Webster's Dictionary, 1913
Stenographic, Stenographical adjective [ Confer French sténographique .] Of or pertaining to stenography.
Stenographist noun A stenographer.
Stenography noun [ Greek steno`s narrow, close + graphy : confer French sténographie , German stenographie .] The art of writing in shorthand, by using abbreviations or characters for whole words; shorthand.
Stenophyllous adjective [ Greek steno`s narrow + fy`llon leaf.] (Botany) Having narrow leaves.
Stenosis noun [ New Latin , from Greek steno`s narrow.] (Medicine) A narrowing of the opening or hollow of any passage, tube, or orifice; as, stenosis of the pylorus. It differs from stricture in being applied especially to diffused rather than localized contractions, and in always indicating an origin organic and not spasmodic.
Stenostome adjective [ Greek steno`s narrow, little + sto`ma mouth.] (Zoology) Having a small or narrow mouth; -- said of certain small ground snakes ( Opoterodonta ), which are unable to dilate their jaws.
Stent transitive verb
[ Obsolete imperfect Stente
; obsolete past participle Stent
.] [ See Stint
.] To keep within limits; to restrain; to cause to stop, or cease; to stint.
Then would he weep, he might not be stent . Chaucer.
Yet n'ould she stent Spenser.
Her bitter railing and foul revilement.
Stent intransitive verb To stint; to stop; to cease.
And of this cry they would never stenten . Chaucer.
Stent noun An allotted portion; a stint. "Attain'd his journey's stent ." Mir. for Mag.
Stenting noun An opening in a wall in a coal mine. [ Written also stenton .] [ Prov. Eng.] Halliwell.
[ Latin Stentor
, Greek ....] 1. A herald, in the Iliad, who had a very loud voice; hence, any person having a powerful voice. 2. (Zoology) Any species of ciliated Infusoria belonging to the genus Stentor and allied genera, common in fresh water. The stentors have a bell-shaped, or cornucopia- like, body with a circle of cilia around the spiral terminal disk. See Illust. under Heterotricha . 3. (Zoology) A howling monkey, or howler.
Stentorian adjective [ Latin stentoreus ; confer Greek ....] Of or pertaining to a stentor; extremely loud; powerful; as, a stentorian voice; stentorian lungs.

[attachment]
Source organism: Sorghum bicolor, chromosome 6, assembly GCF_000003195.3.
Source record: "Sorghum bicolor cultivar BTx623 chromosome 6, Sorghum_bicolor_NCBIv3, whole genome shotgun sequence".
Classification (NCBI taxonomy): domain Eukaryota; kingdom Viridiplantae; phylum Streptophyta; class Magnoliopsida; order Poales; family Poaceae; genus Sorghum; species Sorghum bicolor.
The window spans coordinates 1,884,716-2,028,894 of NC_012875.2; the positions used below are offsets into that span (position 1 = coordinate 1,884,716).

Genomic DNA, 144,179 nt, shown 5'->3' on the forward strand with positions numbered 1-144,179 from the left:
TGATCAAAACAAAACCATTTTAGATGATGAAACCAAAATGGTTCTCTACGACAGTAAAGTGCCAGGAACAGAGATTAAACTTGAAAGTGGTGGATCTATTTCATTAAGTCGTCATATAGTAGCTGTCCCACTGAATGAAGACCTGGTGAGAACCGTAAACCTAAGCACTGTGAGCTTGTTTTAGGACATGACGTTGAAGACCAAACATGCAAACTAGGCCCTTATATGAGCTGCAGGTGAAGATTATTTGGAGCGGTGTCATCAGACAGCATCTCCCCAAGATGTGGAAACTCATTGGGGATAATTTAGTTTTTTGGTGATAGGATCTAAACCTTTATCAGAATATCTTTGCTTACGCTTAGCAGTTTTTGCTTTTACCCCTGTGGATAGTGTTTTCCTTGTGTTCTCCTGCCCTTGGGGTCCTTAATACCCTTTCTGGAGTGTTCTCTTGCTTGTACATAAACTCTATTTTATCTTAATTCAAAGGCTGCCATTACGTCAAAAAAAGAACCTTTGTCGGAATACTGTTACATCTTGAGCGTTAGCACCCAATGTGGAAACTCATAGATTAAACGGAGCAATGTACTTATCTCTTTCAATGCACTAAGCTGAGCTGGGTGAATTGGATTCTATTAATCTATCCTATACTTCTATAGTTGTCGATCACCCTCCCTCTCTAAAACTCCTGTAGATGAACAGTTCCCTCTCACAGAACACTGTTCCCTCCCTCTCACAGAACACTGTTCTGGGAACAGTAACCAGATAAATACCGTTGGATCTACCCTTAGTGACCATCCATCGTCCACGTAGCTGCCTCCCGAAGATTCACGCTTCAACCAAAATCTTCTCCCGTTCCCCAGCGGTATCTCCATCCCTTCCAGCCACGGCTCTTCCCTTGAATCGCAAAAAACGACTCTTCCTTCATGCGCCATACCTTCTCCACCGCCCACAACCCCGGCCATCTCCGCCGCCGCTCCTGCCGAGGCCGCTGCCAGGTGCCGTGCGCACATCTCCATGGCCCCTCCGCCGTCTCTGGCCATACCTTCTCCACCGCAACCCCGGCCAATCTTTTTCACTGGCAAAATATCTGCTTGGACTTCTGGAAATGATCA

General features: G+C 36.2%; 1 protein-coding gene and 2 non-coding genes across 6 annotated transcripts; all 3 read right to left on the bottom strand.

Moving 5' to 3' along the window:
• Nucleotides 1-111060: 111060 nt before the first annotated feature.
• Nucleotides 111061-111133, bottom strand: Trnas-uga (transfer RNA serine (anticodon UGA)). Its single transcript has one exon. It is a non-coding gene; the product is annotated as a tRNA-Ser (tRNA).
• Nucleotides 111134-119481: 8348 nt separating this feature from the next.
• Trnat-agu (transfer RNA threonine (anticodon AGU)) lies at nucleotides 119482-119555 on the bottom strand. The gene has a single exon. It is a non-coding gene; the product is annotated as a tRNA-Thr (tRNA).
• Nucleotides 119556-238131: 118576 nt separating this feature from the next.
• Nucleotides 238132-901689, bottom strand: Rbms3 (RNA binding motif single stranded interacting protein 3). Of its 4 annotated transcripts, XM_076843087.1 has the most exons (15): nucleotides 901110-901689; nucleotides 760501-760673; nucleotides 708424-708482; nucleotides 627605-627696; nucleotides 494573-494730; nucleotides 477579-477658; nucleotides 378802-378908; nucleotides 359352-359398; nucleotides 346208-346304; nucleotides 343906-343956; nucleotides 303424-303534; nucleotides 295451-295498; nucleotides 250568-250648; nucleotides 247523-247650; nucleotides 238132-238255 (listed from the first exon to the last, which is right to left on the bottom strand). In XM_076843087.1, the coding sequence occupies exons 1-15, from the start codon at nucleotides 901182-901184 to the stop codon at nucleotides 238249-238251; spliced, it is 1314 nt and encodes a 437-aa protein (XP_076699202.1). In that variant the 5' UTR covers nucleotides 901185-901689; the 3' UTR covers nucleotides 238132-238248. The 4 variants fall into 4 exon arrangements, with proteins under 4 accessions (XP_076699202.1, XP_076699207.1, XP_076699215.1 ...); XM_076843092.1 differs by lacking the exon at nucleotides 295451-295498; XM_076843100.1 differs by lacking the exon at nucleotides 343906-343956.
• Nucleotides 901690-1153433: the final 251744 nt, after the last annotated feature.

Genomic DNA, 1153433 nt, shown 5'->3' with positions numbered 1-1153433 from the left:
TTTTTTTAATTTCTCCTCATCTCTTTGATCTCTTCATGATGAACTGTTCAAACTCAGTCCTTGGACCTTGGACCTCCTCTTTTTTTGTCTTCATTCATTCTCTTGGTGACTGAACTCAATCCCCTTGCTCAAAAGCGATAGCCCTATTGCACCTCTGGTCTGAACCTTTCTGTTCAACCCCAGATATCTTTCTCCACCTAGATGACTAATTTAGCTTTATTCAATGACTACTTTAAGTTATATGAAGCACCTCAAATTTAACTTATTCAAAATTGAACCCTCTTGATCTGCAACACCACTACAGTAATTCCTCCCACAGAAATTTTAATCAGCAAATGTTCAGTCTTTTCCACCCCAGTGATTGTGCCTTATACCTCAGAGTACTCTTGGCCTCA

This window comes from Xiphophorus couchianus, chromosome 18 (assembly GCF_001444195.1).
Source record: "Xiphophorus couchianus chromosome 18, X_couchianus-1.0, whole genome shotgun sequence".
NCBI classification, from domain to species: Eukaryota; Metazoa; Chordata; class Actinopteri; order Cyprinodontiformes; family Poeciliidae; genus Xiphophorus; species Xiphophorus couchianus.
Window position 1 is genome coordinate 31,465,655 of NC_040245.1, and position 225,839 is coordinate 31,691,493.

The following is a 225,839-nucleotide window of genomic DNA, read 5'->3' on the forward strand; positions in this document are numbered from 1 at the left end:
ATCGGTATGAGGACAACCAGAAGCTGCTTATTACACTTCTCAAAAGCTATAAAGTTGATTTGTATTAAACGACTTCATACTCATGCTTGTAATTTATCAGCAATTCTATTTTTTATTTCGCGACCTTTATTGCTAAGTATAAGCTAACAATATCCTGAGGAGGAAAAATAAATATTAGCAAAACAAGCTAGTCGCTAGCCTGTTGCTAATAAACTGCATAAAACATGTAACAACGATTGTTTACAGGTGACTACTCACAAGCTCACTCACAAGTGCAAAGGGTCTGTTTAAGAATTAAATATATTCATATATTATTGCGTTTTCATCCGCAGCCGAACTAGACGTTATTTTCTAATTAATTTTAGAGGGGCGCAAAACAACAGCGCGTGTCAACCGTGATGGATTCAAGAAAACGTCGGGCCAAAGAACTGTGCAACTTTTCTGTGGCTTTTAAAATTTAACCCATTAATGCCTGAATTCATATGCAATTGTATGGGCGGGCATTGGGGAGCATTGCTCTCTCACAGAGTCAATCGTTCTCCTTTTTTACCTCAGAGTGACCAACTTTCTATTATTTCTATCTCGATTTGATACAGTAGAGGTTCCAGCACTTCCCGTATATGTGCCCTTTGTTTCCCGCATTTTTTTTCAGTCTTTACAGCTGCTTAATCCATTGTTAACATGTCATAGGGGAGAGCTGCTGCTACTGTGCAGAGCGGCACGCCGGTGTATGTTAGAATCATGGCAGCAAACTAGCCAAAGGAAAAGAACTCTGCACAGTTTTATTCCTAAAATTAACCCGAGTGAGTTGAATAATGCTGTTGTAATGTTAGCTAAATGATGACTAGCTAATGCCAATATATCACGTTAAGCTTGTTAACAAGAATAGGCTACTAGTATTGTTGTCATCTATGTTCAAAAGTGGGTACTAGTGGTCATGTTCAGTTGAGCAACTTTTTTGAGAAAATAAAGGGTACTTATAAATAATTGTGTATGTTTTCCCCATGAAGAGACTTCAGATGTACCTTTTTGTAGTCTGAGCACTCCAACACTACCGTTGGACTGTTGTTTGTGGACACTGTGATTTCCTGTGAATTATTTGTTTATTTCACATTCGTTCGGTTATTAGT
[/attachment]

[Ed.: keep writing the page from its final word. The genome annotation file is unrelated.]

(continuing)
Stentorin noun (Chemistry) A blue coloring matter found in some stentors. See Stentor , 2.
Stentorious adjective Stentorian. [ R.]
Stentoronic adjective Stentorian. [ Obsolete]
[ Greek ... Stentor + ... a sound, voice. See Stentor
.] Speaking or sounding very loud; stentorian.
Of this stentorophonic horn of Alexander there is a preserved in the Vatican. Derham.
Step intransitive verb
[ imperfect & past participle Stepped
; present participle & verbal noun Stepping
.] [ Anglo-Saxon stæppan
; akin to OFries. steppa
, Dutch stappen
to step, stap
a step, Old High German stepfen
to step, German stapfe
a footstep, Old High German stapfo
, German stufe
a step to step on; confer Greek ... to shake about, handle roughly, stamp. Confer Stamp
] 1. To move the foot in walking; to advance or recede by raising and moving one of the feet to another resting place, or by moving both feet in succession. 2. To walk; to go on foot; esp., to walk a little distance; as, to step to one of the neighbors. 3. To walk slowly, gravely, or resolutely.
Home the swain retreats, Thomson. 4. Fig.: To move mentally; to go in imagination.
His flock before him stepping to the fold.
They are stepping almost three thousand years back into the remotest antiquity. Pope. To step aside
, to walk a little distance from the rest; to retire from company.
-- To step forth
, to move or come forth.
-- To step in or into
. (a) To walk or advance into a place or state, or to advance suddenly in.
Whosoever then first, after the troubling of the water, stepped in , was made whole of whatsoever disease he had. John v. 4. (b) To enter for a short time; as, I just stepped into the house. (c) To obtain possession without trouble; to enter upon easily or suddenly; as, to step into an estate